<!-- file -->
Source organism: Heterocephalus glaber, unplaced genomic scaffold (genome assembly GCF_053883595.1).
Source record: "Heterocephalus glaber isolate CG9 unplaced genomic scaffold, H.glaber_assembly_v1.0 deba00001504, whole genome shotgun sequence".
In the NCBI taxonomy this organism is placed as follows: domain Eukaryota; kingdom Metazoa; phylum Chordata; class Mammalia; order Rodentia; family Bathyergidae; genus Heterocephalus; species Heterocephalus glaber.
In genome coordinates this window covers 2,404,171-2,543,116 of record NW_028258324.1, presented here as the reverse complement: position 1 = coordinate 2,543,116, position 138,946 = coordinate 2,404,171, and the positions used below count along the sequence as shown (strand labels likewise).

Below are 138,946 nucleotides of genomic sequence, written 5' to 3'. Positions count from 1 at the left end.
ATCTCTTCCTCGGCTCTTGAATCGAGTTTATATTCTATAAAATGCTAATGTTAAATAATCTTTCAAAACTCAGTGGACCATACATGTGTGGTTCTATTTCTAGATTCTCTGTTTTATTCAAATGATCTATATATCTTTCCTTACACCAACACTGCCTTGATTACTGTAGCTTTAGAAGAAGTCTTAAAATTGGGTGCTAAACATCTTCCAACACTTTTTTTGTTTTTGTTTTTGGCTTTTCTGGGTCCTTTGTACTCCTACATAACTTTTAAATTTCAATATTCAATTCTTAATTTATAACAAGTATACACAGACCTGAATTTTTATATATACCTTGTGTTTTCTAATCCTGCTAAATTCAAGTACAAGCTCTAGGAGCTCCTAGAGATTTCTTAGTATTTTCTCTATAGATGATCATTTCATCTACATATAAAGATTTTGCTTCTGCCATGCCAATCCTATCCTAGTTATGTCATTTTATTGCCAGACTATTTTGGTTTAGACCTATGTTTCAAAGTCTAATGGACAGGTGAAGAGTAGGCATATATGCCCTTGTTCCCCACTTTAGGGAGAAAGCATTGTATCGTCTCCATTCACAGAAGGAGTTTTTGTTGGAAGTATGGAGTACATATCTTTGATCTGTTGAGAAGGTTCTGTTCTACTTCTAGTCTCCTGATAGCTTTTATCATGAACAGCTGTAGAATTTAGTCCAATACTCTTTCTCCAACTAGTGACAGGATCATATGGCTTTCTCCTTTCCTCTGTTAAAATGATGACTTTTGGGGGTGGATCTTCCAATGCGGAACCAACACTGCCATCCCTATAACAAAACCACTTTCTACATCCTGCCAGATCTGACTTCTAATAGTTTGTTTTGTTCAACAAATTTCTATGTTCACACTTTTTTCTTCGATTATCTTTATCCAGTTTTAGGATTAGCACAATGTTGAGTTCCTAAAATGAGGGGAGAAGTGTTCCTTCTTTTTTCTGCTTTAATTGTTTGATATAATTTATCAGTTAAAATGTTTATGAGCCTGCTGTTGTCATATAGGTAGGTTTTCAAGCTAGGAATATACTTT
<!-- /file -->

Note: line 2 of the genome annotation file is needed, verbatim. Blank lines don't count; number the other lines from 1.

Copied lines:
Source record: "Heterocephalus glaber isolate CG9 unplaced genomic scaffold, H.glaber_assembly_v1.0 deba00001504, whole genome shotgun sequence".